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  • Masquerade, Crime, and Fiction: Criminal Deceptions
  • William Marling
Linden Peach. Masquerade, Crime, and Fiction: Criminal Deceptions. New York: Palgrave MacMillan, 2006. xviii +184 pp.

Masquerade in crime fiction would seem a rich vein in which to go prospecting. From the Memoirs of Vidocq through Chesterton's Father Brown stories to Chandler's Farewell, My Lovely, disguise and theatricality have been important in the depiction of criminals, not to mention to detectives and to the resolution of crimes. Usually the protagonist, a detective, must unmask the criminal, though in the 1800s and through the Sherlock Holmes era, it was common for the detective to mask himself as well. [End Page 404]

Linden Peach, the prolific author of studies of Virginia Woolf, Toni Morrison, Angela Carter, Dylan Thomas, and the contemporary Irish novel, would seem to be the perfect polymath for the job, particularly as he focuses on how gender and modernity interact with performance in crime fiction. And there is a good deal to like in Peach's study, not least his clear, nearly jargon-free prose.

In seven chapters, ranging roughly from the fiction of Dickens to fiction about serial killers, Peach develops the notion that crime, especially as it is narrated, is performative, and that these performances are constructed from a mix of the dominant and subversive cultural constructs of the day. This perspective depends on the insights of Judith Butler, but is crossed with those of the New Historicists. Among theorists of the detective novel, he is closest to Dennis Porter and Stephen Knight. Strangely, however, he seems not to have heard of Kathleen Klein, who published the first study of gender and genre in crime fiction in 1995.

Peach's first chapter explores the ways in which Dickens's Oliver Twist and Bulwer-Lytton's Paul Clifford and Eugene Aram, among other texts, engage in mocking modernity. Peach reads the performances of Fagin and the Artful Dodger in Dickens, for example, as "inverse images" (10) of Victorian respectability and hard work. The second chapter pushes into instances of gender and dress in criminal performance, with prime examples again coming from Dickens (Bill Sikes and Mr. Brownlow in Oliver Twist, Magwitch in Great Expectations), Arthur Conan Doyle, and, reaching forward, Graham Greene. But this chapter ends with a strange excursion into American narrative, arguing that gangster movies such as Little Caesar and The Public Enemy "were primarily concerned with the American ideals of individualism, self-reliance and individual wealth." This is simplification, though not as bad as the subsequent assertion that it is Dan Cody in The Great Gatsby "on whom Gatsby's reinvention of himself, and ultimately his 'performance,' is based" (46). If there is masquerade going on in those narratives—and one could argue there is, in the Powers's performances for the various female audiences of The Public Enemy and at Gatsby's parties—it gets lost in grandiose claims about contrasting "East Coast masculinity" and "America's expansionist celebration of the frontiersman" (47). But one is astonished to read that Chandler's Farewell, My Lovely "alludes to" The Great Gatsby. Those allusions come in The Big Sleep, where Chandler mimics the descriptions of the Buchanans' house in describing the Sternwood mansion. Farewell, My Lovely is a novel that Peach should swoop down on, unmasking the outrageously attired Moose Malloy, as well as the Hollywood Indian Second Planting and psychic Jules Amthor. It's one big costume party, and Moose Malloy does in fact embody [End Page 405] the obsolescence of the frontier myth. But Peach seizes on minor character Lindsey Marriott who, far from engaging in masquerade, is another instance of Chandler's well-known homophobia.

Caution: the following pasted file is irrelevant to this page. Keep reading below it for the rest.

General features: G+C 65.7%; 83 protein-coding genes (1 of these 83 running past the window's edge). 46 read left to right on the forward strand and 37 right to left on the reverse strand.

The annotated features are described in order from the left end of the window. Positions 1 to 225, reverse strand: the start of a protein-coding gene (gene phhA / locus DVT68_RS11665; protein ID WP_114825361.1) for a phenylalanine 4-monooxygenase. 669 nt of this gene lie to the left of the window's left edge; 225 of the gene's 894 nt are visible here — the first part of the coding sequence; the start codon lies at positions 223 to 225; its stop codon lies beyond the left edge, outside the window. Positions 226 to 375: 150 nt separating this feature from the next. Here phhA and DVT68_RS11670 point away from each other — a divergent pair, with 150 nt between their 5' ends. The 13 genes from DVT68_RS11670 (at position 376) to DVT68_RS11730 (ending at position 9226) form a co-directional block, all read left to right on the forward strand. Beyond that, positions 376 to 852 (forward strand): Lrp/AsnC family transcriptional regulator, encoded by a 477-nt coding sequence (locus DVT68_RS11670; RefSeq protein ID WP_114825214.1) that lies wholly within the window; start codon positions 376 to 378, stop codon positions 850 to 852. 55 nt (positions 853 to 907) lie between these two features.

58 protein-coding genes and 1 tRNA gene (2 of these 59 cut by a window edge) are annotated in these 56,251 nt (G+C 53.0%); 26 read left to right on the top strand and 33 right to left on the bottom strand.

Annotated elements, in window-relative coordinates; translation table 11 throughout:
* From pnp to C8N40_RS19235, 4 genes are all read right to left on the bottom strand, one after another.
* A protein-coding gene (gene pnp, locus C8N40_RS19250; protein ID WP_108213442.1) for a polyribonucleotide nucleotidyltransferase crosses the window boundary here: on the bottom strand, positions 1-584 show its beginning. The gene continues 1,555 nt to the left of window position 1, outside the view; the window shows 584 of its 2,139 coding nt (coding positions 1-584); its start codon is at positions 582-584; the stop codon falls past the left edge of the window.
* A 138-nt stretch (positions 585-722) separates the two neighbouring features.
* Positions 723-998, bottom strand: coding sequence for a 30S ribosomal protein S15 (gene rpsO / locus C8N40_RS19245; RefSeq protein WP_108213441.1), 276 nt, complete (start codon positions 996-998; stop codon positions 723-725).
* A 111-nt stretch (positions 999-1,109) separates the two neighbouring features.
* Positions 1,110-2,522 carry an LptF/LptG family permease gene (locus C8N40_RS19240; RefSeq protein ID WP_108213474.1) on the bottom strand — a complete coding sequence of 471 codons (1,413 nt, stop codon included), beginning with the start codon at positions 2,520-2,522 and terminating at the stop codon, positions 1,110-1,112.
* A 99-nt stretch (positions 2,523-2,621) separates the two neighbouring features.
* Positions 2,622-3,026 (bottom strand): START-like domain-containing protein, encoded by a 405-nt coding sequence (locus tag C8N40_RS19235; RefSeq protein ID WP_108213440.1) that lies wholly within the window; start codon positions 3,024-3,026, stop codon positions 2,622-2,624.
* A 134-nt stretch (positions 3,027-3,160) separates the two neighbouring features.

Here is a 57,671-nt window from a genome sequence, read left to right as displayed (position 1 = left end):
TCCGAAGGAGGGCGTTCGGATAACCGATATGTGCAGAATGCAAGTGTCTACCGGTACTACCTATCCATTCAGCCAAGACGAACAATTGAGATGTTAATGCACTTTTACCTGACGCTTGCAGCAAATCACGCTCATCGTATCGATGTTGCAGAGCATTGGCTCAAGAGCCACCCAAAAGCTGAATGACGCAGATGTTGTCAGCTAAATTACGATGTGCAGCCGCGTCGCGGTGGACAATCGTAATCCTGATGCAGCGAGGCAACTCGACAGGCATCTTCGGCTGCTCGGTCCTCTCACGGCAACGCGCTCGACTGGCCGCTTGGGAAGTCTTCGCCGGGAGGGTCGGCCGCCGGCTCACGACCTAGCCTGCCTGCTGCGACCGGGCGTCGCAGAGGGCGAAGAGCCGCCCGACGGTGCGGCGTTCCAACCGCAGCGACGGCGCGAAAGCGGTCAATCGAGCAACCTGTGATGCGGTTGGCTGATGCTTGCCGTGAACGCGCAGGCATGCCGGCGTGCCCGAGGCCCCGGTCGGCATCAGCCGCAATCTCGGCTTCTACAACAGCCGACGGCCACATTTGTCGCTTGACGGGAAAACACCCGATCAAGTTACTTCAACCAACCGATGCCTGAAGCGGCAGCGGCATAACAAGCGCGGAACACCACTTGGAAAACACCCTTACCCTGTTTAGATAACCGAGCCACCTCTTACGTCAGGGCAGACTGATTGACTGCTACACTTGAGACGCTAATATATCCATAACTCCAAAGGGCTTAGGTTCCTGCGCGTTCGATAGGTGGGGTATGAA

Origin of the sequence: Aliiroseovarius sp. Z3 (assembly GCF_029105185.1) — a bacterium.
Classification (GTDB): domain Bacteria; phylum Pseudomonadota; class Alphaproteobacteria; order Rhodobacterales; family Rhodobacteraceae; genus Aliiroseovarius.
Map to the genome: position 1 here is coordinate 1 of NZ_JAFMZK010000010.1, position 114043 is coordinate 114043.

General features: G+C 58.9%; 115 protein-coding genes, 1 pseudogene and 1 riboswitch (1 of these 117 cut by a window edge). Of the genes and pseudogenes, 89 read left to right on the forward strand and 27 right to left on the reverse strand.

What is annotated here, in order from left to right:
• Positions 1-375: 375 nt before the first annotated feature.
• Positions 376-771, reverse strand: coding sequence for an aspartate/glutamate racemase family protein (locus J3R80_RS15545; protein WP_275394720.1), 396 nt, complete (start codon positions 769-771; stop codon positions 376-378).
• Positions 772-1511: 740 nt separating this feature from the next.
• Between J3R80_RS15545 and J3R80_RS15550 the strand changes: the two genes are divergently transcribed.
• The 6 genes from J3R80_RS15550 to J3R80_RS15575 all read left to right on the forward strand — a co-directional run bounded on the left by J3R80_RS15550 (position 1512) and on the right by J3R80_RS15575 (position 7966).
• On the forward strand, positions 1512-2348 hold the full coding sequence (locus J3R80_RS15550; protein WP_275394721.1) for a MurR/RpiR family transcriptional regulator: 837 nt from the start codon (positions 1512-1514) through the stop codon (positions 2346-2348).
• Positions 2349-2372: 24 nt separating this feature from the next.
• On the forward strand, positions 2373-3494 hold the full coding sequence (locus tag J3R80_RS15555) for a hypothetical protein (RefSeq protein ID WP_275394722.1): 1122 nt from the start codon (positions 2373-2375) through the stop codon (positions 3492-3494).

"The Cadaver as Criminalized Text" is the intriguing title of chapter 3. What's developed here is the notion that the crime scene, from Poe's "Murders in the Rue Morgue" onward, is a deceptively staged charade, which is of course true. Peach's argument that there are sexual overtones to those corpses that Poe stuffed up the chimney is entirely persuasive, though not new. Using "The Murder of Marie Roget" as his turning point, Peach tightens his focus on the corpse per se. But if...


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